Second, a county-level medical healthcare system is a service network composed of county hospital, town/township hospital and village clinic. This three-level network provides daily medical services to a majority of residents in China and accordingly this network is an appropriate representative of the entire national system. The number of healthcare organizations on this network has reached 918, 000, which is 96.23 % of those all over the country [5]. The number of doctors, nurses, beds, medical equipment and operational capacities vary between the three levels (Table 1). Each level plays remarkably varying roles in the entire healthcare system. The county hospital positioned as a head dragon is open to all residents in the county. The village clinic at the lowest level of the system, with only one in each village, is responsible for providing local residents with techniques and advices for precaution, medical treatment, healthcare, health education and family planning.
Table 1

Comparisons between county hospital, town/township hospital and village clinic

Indicator

County hospital

Town hospital

Village clinic

Categorya

More at class 2 and few at class 1

Class 3

Not classified

Number of qualified doctors

>100

40-80

1-2(temporally working doctor allocated by a town hospital)

Number of registered nurses

>100

5-20

0

Number of beds

>200

10-30

0

Equipment

A full set including very expensive one for diagnosis and treatment

No large-size or advanced equipment

No basic ones, only by experiences

Operation

A majority of operations

Only easy-use and low-cost equipment

Not

Deqing County

3

19

135

aHospitals in China are classified into three categories (1-highest, 2-middle and 3-lowest) according to national standard of hospital classification of 1989

Deqing County has 1,060 qualified doctors, 938 registered or charted nurses and 1,796 beds in total by the end of 2013 [25]. Currently, it encompasses 3 county hospitals, 19 town or township hospitals and 135 village clinics (Table 1 and Fig. 2). There is a parallel classification of hospitals: from Class 1 (the highest) to Class 3 (the lowest), based on the resources owned by and the professional skills of doctors and nurses in the hospital (Table 1). The three county hospitals in Class 2 include people’s hospital, Chinese medical hospital and the third people’s hospital. The people’s hospital and Chinese medical hospital are located at Wukang Town, which is the capital of Deqing County. The third people’s hospital is situated in Xinshi Town in the East of the county (Fig. 2). Each town or township has a couple of hospitals meeting the national standard of Class 3 hospital. All the 135 village clinics are assigned with a permanently residing doctor by its town hospital. This three-level public health service system has been formed to serve 492,000 populations in the county.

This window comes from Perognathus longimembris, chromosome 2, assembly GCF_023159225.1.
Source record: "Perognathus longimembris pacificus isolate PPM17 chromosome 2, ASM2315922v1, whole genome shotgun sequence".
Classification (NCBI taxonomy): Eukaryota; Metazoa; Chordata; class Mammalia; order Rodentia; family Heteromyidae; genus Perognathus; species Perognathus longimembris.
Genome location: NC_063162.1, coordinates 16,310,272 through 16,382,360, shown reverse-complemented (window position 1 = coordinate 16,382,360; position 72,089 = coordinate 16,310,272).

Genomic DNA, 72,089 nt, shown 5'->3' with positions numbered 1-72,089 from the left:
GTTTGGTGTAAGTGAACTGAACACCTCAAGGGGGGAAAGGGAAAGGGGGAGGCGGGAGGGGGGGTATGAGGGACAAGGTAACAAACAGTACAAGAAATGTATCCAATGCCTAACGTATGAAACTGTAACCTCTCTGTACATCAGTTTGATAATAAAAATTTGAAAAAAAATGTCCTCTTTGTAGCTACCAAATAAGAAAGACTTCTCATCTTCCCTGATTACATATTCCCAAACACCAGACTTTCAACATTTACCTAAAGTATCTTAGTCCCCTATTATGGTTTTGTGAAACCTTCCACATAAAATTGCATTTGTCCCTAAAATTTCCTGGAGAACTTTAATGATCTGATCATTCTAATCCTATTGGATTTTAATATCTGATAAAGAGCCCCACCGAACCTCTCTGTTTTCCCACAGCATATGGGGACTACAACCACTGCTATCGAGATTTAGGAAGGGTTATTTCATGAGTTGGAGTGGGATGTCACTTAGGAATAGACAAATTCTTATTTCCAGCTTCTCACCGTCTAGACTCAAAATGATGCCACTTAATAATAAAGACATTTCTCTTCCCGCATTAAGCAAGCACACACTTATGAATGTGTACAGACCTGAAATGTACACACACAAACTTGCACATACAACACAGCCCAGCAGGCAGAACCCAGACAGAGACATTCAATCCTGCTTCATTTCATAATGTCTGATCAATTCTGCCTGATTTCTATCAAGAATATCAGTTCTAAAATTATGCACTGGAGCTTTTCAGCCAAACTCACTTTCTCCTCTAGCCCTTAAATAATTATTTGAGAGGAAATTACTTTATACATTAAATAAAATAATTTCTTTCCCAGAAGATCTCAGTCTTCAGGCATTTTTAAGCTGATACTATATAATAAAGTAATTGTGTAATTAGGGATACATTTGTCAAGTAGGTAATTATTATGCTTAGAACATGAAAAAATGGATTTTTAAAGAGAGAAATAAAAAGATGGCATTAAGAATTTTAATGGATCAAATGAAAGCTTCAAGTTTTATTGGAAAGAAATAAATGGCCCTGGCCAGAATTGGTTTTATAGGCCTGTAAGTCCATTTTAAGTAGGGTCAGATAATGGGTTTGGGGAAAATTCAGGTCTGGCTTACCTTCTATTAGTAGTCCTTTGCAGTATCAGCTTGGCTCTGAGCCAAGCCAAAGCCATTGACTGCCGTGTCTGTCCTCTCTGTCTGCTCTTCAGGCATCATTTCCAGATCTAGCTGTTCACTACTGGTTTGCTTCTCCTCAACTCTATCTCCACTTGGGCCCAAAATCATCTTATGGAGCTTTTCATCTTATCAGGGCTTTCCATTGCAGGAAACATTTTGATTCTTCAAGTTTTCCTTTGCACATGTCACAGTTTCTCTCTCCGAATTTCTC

Fig. 2

Spatial distribution of all healthcare facilities

The data sets used for this study include DEM (Fig. 1), highway road network (Fig. 3), 2010 population census (Fig. 4), building footprint (Fig. 5), location of all healthcare facilities (Fig. 2). The DEM data has 50 meter resolution. All these data sets are provided by Zhejiang Provincial Centre for Geographic Information System (GIS) for the purpose of government-funded project: national geographical survey (Deqing is one of the first group of experimental sites).
Fig. 3

Road network in Deqing County

Fig. 4

Spatial distribution of population at village committee level

Fig. 5

Spatial distribution of residential buildings

The road network in Deqing is classified as expressway (or motor way), first-class, second-class, third-class, fourth-class and substandard highway (Fig. 3), each of which is assigned with a different car driving speed value (Table 2). Comparatively the west has a lower density of road network due to its hilly terrain.
Table 2

Driving and walking speed values on highway networks and land cover

Road class

1st

2nd

3rd

4th

substandard

Land cover

Hill

Speed(km/h)

80

60

40

30

20

5

3

Timea (min)

0.0375

0.05

0.075

0.1

0.15

0.6

1

a Time is the minutes travelling through a cell (50 x 50 m) in each road class and land cover

The dominant and reliable source of demographic data is national population census survey. The latest survey was conducted on 1st November 2010, in which the population data can be available for the hierarchy of administrative units: from province, district, sub-district/town/township down to urban community or rural village committee (e.g. [26]). In this study, the total population data at the rural village committee level is collected from the 2010 census shown in Fig. 4. Deqing County has 135 village committees in 2010, among which Wukang town, the capital of this county, has four largest village committees, each with more than 10,000 populations. Conversely, the Western area (Moganshan Town and Fatou Township in Fig. 1) has 16 smaller-size village committees and the smallest one only has 187 populations. A heterogeneous distribution of population across the county has been clearly seen in Fig. 4.

However, the village committee level is spatially too coarse to accurately geo-reference residents and measure the spatial coverage of population who need medical and healthcare services. An ancillary source of GIS data is residential building: footprint and classified height (high-rise – over three floors and low-rise - one or two floors) (see Fig. 5). Due to massive fieldwork, the exact number of floors per building is not available. This is the limitation of this data set.

Analytical process